We are so heavily reliant on technology, we are finding it hard to switch it off. We have become pre-programmed to turn to our screens for everything. At work, we stare endlessly at our screens for almost the entire day. Outside of work, we use our devices to keep informed about news, the weather, where to go for the cheapest fuel, researching recipes, or what events are on this weekend. We use our devices to keep in touch with friends and family throughout the day, with many using social media and messaging, so conversations are on screen and we find ourselves constantly checking for updates. After a long day, and especially in winter, it’s so easy to hibernate indoors and turn on the TV or one of our devices for instant entertainment. With Netflix, Stan, YouTube and so many other on-demand options we have available to access the latest movies, series, and videos, it’s easy to binge-watch hours of our free time away.
Switching off might be harder than we expected. We have come to be so reliant on our devices, we fear that we will be lost without them. First of all, it’s important to acknowledge that there certainly are positives – most notably how much technology helps us make many tasks so much easier, such as work and researching information, keeping in touch or even being able to book and purchase products and services online. However, as with everything, we need to find a balance and ensure that we are not having too much of a good thing. Here are some tips for switching off and finding time for other things:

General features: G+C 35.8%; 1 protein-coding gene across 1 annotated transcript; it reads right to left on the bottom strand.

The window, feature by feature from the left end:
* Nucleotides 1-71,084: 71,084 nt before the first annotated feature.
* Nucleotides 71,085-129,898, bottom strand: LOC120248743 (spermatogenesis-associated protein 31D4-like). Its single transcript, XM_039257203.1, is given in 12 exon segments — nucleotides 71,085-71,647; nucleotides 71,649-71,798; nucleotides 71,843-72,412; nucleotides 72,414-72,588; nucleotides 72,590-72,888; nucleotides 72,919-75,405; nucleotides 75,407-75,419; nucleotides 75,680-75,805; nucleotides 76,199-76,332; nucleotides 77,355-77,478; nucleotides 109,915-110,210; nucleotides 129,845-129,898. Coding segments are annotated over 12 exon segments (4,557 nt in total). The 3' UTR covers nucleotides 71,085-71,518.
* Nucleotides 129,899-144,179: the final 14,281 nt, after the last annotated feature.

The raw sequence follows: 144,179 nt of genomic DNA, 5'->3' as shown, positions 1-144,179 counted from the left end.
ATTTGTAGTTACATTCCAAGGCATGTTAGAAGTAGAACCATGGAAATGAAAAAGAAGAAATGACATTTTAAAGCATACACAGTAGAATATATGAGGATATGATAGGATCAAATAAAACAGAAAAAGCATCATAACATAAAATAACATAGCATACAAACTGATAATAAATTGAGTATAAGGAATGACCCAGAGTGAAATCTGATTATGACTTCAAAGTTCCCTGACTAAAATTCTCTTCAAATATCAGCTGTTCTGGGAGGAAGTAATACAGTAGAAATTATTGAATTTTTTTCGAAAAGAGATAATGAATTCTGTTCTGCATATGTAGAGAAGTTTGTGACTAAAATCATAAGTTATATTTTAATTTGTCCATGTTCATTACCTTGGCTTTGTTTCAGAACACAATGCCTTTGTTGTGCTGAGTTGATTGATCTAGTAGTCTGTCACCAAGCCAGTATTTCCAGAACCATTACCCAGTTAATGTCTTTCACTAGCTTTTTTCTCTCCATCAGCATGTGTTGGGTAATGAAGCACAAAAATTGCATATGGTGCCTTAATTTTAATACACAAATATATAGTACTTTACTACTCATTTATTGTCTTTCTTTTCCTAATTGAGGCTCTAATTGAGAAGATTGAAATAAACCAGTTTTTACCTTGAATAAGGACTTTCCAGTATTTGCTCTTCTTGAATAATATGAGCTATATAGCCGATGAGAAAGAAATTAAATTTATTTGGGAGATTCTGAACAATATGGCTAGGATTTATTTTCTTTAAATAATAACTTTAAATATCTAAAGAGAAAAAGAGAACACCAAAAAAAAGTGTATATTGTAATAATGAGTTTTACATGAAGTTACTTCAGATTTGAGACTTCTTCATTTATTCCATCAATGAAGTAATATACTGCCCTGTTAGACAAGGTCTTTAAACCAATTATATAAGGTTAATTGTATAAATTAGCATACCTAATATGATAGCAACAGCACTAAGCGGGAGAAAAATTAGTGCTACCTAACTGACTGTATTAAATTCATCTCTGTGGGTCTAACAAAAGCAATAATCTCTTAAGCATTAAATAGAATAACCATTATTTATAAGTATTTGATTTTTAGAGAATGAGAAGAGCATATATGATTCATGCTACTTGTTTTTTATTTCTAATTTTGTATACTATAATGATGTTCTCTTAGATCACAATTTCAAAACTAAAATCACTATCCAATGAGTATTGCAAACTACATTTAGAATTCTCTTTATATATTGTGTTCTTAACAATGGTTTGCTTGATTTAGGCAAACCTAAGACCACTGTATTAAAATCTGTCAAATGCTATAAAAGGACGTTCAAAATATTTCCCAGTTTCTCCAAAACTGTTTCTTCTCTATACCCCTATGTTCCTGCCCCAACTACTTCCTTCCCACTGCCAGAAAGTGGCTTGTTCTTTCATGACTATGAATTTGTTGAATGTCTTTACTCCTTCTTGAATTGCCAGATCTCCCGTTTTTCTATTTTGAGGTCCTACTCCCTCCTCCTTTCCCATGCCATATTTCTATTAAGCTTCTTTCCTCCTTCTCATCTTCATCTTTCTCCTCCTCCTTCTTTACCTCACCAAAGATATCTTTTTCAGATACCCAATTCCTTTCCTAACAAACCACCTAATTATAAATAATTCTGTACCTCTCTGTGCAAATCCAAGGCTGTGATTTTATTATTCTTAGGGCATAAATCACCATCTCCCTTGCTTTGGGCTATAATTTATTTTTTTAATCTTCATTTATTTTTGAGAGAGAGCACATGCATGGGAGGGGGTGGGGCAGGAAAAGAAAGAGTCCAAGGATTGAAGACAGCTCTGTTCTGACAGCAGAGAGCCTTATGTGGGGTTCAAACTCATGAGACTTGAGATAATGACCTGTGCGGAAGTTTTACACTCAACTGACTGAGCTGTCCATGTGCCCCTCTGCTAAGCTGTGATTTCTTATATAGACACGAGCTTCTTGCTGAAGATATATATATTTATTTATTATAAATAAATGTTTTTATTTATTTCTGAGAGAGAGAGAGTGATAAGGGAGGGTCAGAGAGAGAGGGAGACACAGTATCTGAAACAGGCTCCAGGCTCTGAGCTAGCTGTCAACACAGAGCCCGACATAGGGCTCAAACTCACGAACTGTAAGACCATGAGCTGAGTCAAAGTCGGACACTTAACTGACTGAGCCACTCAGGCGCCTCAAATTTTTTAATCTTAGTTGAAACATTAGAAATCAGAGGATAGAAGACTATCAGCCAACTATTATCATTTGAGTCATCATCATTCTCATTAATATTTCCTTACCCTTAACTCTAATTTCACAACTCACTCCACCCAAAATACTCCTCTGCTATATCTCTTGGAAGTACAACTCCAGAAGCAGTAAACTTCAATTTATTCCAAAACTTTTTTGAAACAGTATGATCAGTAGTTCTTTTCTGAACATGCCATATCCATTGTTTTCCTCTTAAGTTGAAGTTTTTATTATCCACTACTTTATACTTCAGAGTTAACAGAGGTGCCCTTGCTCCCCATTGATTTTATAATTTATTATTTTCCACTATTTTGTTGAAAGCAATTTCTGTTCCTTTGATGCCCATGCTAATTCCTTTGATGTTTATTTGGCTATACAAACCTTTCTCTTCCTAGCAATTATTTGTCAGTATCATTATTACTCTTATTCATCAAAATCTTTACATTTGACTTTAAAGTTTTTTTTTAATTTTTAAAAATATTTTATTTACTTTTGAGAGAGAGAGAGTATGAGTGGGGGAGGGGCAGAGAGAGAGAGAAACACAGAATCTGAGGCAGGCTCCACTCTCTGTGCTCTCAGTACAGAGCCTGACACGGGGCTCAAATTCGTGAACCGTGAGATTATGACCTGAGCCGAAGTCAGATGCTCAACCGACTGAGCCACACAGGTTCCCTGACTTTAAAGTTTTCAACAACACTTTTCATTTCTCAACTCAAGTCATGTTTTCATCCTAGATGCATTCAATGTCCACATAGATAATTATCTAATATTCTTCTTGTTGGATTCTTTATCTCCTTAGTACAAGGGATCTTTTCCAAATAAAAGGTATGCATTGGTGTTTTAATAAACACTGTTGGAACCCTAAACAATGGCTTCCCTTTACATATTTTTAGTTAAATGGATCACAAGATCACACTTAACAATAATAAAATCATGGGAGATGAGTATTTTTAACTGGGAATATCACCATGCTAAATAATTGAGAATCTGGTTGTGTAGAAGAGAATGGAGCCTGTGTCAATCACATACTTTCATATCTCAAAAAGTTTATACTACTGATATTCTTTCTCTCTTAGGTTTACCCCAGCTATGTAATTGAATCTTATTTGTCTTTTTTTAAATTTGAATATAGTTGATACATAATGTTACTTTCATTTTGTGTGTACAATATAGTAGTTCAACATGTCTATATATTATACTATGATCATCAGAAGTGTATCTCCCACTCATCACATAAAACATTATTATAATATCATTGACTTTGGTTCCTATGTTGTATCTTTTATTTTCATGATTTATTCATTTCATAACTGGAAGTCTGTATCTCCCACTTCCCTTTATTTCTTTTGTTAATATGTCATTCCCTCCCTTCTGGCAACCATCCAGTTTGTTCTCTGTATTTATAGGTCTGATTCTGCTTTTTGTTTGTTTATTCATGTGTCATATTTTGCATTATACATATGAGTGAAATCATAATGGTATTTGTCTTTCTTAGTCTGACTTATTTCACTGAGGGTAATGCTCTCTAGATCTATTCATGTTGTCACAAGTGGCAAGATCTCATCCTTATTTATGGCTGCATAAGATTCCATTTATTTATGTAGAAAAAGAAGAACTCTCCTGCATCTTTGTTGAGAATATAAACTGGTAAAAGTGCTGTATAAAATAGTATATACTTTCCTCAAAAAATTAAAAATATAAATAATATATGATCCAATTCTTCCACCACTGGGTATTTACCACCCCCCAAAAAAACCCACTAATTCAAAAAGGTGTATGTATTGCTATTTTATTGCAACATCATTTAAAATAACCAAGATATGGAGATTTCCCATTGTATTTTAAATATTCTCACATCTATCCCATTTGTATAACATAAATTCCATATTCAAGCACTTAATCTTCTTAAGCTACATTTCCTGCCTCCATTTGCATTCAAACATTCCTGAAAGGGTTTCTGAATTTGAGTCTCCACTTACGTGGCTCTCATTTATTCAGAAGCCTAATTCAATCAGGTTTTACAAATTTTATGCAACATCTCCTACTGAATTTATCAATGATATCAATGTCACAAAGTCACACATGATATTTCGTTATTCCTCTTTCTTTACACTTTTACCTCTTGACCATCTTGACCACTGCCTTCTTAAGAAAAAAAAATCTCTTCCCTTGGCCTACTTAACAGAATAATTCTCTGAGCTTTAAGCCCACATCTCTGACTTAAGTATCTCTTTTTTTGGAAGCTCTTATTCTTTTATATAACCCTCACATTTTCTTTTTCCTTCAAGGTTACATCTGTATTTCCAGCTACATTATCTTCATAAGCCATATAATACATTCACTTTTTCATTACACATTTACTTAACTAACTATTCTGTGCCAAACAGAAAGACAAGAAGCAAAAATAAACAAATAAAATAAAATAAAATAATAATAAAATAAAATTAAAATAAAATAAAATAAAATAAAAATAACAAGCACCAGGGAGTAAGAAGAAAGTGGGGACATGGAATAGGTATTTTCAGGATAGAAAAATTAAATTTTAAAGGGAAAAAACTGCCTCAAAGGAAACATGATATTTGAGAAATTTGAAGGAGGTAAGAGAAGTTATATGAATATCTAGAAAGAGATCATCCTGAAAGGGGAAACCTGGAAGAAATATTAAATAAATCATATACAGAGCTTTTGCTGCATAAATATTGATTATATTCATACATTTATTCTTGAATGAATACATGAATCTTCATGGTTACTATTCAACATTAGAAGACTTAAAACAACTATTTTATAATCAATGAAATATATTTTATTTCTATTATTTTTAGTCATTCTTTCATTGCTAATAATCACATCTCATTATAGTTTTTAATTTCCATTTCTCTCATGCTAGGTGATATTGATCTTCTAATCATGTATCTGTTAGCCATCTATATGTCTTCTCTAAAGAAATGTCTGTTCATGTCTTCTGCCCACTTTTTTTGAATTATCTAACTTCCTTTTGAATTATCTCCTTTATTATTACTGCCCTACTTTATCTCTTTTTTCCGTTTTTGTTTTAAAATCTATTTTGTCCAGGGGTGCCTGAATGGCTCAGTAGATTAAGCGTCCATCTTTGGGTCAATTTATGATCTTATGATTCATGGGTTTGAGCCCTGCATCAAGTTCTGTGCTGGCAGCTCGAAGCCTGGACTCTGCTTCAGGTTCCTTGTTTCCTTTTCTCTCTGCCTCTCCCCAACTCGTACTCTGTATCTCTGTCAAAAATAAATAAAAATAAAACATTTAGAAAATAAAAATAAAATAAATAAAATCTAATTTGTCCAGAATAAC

Turn off all notifications, except those from people
Notifications can be helpful when they let you know something important needs your attention, like a text from your kid or an email from your boss. But most notifications are sent by machines, not people. And they’re designed to draw you into interacting with an app you might not otherwise prioritize. Go to your phone’s settings (on iPhones, it’s Settings > Notifications) to turn off everything except messaging apps or other crucial tools.
All those colorful apps? They’re designed to trigger your brain’s reward system and make you feel good. If you want to check your phone less, cutting off this trigger may help. It won’t be easy, though. We’re pretty hooked on all those flashy colors. But most phones let you choose muted colors. On iPhones, you can go full grayscale. Go to Settings > General > Accessibility > Display Accommodations. Turn on Color Filters, and set it to “Grayscale.”
Limit what’s on your home screen
Keep only your email, maps, calendar, and whatever else you use daily front and center. Put all those other apps—from games to recipes—into folders or move to the second or third screens. If you don’t see them right away, you’ll be less likely to use them.
Type to find apps
Tapping is so easy! It’s easy enough that we do it without even thinking sometimes. But if you need to take the time to type the name of the app, it gives your brain a second to consider whether you really need to play another game of Candy Crush.